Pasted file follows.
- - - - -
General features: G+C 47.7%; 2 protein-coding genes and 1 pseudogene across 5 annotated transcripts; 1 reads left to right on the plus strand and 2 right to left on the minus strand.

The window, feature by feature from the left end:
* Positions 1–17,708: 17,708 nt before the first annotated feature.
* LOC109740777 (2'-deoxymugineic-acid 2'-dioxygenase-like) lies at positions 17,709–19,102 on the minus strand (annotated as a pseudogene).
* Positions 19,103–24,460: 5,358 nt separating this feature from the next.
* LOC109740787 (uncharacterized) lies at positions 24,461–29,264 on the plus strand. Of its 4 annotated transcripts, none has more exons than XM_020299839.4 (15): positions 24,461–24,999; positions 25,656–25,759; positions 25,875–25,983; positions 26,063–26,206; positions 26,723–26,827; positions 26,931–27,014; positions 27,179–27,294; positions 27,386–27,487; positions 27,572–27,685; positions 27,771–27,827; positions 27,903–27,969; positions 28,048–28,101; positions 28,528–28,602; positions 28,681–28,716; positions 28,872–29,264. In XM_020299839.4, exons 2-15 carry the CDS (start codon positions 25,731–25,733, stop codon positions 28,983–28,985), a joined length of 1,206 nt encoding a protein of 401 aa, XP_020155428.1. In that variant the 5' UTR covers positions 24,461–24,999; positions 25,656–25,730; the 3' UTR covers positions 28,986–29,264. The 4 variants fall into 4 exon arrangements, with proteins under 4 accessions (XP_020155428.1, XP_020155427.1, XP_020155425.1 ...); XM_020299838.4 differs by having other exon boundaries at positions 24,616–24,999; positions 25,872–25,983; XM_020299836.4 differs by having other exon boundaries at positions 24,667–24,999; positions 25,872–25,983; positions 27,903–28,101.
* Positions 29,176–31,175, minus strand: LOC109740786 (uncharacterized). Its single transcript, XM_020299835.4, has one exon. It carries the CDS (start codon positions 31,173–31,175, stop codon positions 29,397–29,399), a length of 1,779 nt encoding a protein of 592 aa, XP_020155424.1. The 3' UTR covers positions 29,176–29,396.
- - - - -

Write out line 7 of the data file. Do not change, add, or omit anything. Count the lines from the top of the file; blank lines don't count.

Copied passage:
* Positions 29,176–31,175, minus strand: LOC109740786 (uncharacterized). Its single transcript, XM_020299835.4, has one exon. It carries the CDS (start codon positions 31,173–31,175, stop codon positions 29,397–29,399), a length of 1,779 nt encoding a protein of 592 aa, XP_020155424.1. The 3' UTR covers positions 29,176–29,396.